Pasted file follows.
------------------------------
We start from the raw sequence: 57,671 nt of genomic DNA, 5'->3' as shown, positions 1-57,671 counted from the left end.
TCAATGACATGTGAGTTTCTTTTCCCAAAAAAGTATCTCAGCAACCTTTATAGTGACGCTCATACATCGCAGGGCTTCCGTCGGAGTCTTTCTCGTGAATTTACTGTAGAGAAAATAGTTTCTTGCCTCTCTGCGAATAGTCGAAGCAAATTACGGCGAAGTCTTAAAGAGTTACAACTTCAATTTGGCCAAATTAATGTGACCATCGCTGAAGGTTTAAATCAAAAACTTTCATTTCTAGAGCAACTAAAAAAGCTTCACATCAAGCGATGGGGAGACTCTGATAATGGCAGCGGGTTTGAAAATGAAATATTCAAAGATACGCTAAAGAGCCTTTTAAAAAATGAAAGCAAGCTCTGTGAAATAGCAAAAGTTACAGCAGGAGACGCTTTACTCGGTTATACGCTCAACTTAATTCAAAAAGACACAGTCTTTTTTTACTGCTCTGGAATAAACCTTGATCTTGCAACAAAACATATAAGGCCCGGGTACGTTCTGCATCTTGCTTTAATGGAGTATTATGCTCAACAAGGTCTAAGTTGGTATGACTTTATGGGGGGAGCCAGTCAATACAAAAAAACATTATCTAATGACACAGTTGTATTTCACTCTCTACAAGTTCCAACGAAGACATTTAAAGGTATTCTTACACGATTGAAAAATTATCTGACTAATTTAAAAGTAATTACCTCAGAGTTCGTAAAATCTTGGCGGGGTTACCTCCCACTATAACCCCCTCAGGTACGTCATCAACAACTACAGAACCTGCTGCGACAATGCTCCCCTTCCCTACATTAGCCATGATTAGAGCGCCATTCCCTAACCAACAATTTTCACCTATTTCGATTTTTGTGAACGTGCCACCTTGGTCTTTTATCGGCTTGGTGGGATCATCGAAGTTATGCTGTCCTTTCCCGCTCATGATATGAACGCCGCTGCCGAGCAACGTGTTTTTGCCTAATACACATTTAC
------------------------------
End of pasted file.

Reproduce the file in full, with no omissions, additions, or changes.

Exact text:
We start from the raw sequence: 57,671 nt of genomic DNA, 5'->3' as shown, positions 1-57,671 counted from the left end.
TCAATGACATGTGAGTTTCTTTTCCCAAAAAAGTATCTCAGCAACCTTTATAGTGACGCTCATACATCGCAGGGCTTCCGTCGGAGTCTTTCTCGTGAATTTACTGTAGAGAAAATAGTTTCTTGCCTCTCTGCGAATAGTCGAAGCAAATTACGGCGAAGTCTTAAAGAGTTACAACTTCAATTTGGCCAAATTAATGTGACCATCGCTGAAGGTTTAAATCAAAAACTTTCATTTCTAGAGCAACTAAAAAAGCTTCACATCAAGCGATGGGGAGACTCTGATAATGGCAGCGGGTTTGAAAATGAAATATTCAAAGATACGCTAAAGAGCCTTTTAAAAAATGAAAGCAAGCTCTGTGAAATAGCAAAAGTTACAGCAGGAGACGCTTTACTCGGTTATACGCTCAACTTAATTCAAAAAGACACAGTCTTTTTTTACTGCTCTGGAATAAACCTTGATCTTGCAACAAAACATATAAGGCCCGGGTACGTTCTGCATCTTGCTTTAATGGAGTATTATGCTCAACAAGGTCTAAGTTGGTATGACTTTATGGGGGGAGCCAGTCAATACAAAAAAACATTATCTAATGACACAGTTGTATTTCACTCTCTACAAGTTCCAACGAAGACATTTAAAGGTATTCTTACACGATTGAAAAATTATCTGACTAATTTAAAAGTAATTACCTCAGAGTTCGTAAAATCTTGGCGGGGTTACCTCCCACTATAACCCCCTCAGGTACGTCATCAACAACTACAGAACCTGCTGCGACAATGCTCCCCTTCCCTACATTAGCCATGATTAGAGCGCCATTCCCTAACCAACAATTTTCACCTATTTCGATTTTTGTGAACGTGCCACCTTGGTCTTTTATCGGCTTGGTGGGATCATCGAAGTTATGCTGTCCTTTCCCGCTCATGATATGAACGCCGCTGCCGAGCAACGTGTTTTTGCCTAATACACATTTAC